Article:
Now, I'm aware that one cannot prove a point by the absence of proof, and that the Justices are sophisticated enough to write anything so blatant. However, the point remains: there are apparently (if the article is to be believed) no documents that would suggest that the decision was motivated solely on the basis of outcome. Absent that, the only basis for the charge is leaked oral testimony from unidentified clerks for the dissenting justices. Color me unconvinced.


Posted 9:11 AM by Tony

Thursday, September 23, 2004
Yet Another Random Picture

I found today's picture in a photo album over at Team Transport The picture combines two of my favorite things: 1) the G35 (bought one a few months back) and 2) cute girls in very short skirts:


I'm driving down to LA this weekend. I'm really looking forward to the drive, now that I've finished the break-in period.


Posted 3:58 PM by Tony


Odd Coincidence And An Odd Memorial

Am I the only one who finds it curious that the Washington Post and the SF Chronicle have analysis pieces on the same day, both of which attempt to deflate Kerry's image as a flip-flopper?

And this one goes into the "What Else Did You Expect?" category (via Seattle Post-Intelligencer):

"We've been inundated with e-mails and phone calls," Nelson [in British Columbia] and District Chamber of Commerce manager Roy Heuckendorff said Tuesday. "With the exception of one e-mail from New York, they have all been very angry [about a planned memorial to Vietnam War draft dodgers and their Canadian helpers]."

[ . . . ]

Heuckendorff said he was not surprised by the hostile U.S. response.

"A lot of the American people, particularly those who are veterans, feel very passionately about this," he said. "There is simply no doubt that this has really struck a nerve.

"I'm talking to people who are beside themselves, almost in tears. They have lost brothers, been injured themselves, lost friends - they are just absolutely appalled and flabbergasted that this is going on."


Posted 10:51 AM by Tony


On Target Fisking

Steve over at the Llama Butchers takes on Michael Moore.

It's a beaut:

[Moore, on alleged flip-flopping re Saddam] 1991: WE WANT SADDAM TO LIVE. After the war, your dad and Cheney and Colin Powell told the Shiites to rise up against Saddam and we would support them. So they rose up. But then we changed our minds. When the Shiites rose up against Saddam, the Bush inner circle changed its mind and decided NOT to help the Shiites. Thus, they were massacred by Saddam.

Actually, no, here's the root of the problem: we didn't want Saddam to live, but our "multi-national coalition" (read: The French) wanted him to. Further direct action was vetoed by our the realities of the UN.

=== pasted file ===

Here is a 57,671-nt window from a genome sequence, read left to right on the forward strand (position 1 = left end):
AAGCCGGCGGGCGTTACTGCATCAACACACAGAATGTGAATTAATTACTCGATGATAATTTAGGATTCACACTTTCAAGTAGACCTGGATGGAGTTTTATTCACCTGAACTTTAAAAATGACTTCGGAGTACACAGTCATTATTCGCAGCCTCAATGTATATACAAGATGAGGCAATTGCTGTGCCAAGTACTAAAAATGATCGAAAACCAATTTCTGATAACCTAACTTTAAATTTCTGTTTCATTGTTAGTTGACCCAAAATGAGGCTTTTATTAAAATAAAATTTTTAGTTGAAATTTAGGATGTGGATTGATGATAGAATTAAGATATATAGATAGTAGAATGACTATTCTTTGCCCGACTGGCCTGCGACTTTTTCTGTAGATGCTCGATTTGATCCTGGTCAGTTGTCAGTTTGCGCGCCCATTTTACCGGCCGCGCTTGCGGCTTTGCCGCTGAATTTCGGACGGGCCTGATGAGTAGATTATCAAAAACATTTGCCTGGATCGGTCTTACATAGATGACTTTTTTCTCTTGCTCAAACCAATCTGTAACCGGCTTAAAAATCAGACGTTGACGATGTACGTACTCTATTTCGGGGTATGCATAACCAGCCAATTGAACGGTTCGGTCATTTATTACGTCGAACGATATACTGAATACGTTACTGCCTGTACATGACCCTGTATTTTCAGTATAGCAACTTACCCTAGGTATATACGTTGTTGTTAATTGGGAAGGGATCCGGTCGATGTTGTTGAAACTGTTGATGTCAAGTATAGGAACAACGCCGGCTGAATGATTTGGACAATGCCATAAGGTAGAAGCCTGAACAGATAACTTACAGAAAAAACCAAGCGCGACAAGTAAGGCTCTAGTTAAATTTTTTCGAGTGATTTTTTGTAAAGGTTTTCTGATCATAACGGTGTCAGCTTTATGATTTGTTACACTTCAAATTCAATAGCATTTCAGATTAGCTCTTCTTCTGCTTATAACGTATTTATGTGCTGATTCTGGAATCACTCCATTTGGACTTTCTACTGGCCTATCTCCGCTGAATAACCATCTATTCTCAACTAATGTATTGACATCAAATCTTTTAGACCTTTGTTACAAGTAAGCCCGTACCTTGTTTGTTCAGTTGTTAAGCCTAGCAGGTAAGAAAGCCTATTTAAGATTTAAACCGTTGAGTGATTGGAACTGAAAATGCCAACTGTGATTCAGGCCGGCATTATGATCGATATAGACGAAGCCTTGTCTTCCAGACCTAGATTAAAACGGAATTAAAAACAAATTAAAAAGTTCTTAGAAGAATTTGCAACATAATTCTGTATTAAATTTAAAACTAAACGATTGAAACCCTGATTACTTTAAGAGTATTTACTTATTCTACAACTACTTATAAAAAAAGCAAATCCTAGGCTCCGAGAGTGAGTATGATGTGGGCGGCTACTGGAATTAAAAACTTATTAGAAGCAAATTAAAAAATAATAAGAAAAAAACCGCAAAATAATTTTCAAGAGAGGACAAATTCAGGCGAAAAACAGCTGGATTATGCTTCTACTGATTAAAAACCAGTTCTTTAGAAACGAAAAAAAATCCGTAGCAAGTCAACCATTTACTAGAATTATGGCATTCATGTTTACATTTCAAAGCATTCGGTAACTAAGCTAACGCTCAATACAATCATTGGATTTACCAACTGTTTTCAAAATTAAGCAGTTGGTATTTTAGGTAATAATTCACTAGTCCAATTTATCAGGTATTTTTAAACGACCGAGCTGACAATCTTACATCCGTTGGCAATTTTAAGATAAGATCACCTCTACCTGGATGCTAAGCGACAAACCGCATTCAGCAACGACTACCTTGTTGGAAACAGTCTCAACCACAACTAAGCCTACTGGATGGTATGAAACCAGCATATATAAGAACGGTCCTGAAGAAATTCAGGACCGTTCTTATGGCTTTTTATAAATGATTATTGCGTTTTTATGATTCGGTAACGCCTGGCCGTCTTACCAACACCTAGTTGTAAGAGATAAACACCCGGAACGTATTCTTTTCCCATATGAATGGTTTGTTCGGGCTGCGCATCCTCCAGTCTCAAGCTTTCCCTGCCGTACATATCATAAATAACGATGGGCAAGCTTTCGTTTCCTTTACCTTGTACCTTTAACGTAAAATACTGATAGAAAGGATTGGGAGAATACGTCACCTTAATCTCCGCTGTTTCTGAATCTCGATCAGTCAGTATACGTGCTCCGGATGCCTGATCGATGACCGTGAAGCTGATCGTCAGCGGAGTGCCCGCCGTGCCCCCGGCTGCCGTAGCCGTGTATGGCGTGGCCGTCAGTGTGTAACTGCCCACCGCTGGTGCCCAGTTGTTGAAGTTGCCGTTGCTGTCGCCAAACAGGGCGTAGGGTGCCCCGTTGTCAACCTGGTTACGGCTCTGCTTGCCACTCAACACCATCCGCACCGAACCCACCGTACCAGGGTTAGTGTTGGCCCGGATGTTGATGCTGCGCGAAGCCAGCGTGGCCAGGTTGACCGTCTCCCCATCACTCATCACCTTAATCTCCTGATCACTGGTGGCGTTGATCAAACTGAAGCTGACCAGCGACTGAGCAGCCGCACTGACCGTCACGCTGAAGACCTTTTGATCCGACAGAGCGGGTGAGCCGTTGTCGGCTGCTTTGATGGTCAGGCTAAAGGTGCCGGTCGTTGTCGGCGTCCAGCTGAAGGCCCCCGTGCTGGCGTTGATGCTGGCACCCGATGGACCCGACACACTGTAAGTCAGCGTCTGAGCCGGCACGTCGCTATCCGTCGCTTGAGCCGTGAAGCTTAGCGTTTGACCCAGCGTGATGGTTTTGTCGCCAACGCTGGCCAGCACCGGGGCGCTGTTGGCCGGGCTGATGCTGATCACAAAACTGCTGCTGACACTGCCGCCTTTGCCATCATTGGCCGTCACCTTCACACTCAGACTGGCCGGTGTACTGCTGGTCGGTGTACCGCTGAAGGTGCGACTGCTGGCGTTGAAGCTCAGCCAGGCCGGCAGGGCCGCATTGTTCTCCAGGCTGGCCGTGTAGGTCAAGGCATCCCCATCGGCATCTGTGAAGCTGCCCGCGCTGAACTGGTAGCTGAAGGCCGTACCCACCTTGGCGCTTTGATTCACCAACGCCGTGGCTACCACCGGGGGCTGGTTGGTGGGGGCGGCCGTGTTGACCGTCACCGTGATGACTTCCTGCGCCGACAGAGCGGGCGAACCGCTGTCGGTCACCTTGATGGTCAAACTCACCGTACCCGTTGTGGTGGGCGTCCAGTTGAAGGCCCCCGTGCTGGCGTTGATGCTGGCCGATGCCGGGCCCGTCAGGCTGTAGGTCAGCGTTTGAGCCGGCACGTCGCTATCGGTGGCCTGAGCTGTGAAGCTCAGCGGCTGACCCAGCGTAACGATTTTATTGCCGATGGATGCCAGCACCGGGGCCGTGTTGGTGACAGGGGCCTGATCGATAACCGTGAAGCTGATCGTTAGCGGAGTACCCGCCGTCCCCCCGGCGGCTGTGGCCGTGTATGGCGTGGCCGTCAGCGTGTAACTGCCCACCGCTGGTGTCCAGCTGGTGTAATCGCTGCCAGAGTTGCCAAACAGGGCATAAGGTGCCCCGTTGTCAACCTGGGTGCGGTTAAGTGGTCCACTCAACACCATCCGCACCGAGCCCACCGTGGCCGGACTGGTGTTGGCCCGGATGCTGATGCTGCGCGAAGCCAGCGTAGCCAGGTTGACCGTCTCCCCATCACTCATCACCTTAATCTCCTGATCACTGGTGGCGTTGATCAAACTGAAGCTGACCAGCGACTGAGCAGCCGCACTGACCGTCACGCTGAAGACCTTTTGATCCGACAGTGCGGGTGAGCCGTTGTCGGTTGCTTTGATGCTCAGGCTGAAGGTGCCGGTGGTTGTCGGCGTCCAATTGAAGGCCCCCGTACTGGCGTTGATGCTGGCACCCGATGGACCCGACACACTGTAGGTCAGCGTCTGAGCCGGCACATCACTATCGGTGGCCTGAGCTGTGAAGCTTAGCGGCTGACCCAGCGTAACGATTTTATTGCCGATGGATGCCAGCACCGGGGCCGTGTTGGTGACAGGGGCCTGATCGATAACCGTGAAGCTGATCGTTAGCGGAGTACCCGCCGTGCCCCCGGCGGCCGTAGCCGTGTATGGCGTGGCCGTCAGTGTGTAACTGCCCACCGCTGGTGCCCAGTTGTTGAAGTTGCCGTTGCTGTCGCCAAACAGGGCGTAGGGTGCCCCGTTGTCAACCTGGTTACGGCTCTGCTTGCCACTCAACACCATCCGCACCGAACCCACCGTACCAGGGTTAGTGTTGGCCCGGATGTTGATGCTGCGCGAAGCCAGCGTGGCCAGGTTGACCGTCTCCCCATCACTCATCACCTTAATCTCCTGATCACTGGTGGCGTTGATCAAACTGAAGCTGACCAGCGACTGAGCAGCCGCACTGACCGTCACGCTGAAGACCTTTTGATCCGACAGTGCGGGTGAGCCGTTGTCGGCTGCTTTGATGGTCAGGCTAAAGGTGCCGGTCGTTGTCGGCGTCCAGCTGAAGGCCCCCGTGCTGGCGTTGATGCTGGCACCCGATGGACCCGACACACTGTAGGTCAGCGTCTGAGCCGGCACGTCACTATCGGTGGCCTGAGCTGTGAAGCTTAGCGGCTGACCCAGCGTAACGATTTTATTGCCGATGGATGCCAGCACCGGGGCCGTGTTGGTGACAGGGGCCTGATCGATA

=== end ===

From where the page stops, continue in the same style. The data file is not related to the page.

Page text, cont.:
Of course, the skillfulness of the fisking has to be handicapped by the fact that Michael Moore's reasoning, or lack thereof, makes for a large, large target.


Posted 10:17 AM by Tony


Time To Buy Caterpillar Stock

... now that the Presbyterian Church (U.S.A.) has decided to boycott and divest itself from any American company that does business with Israel.

Professor Kontorovich has a few choice words about that (via National Review; found via Volokh Conspiracy):

Recently, the Presbyterian Church (U.S.A.) voted to divest from American companies that do business with Israel. The action, taken at the church's 216th General Assembly meeting in Richmond, is the first of its kind taken by an American denomination. Indeed, even colleges and universities, where anti-Israel campaigning is rampant, have rejected calls for divestment. As with Syria, Caterpillar is a particular object of Presbyterian ire.

The divestment action manifests a singular animosity towards Israel. The Presbyterians have not divested their funds from any of the cruel regimes of the world: not from China for its ethnic cleansing of Tibetans, and its repression of Muslems and Falun Gong; and not even from Sudan, currently engaged in the extermination of Africans in Darfur. But then again, Syria has not boycotted those states either.

One would expect the Presbyterian Church to use its economic clout with an eye to punishing the many regimes around the world that oppress their fellow Christians, and call attention to their plight. However, the church has not taken action against such nations as Sudan, Somalia, Nigeria, or North Korea (whose government has reportedly murdered 300,000 Christians), where anti-Christian persecution has been detailed by Christian human-rights groups. Indeed, the Presbyterians have not even boycotted Lebanon, where Christians have been slaughtered by various Muslim groups. But then, neither has Syria, which controls Lebanon as a vassal state.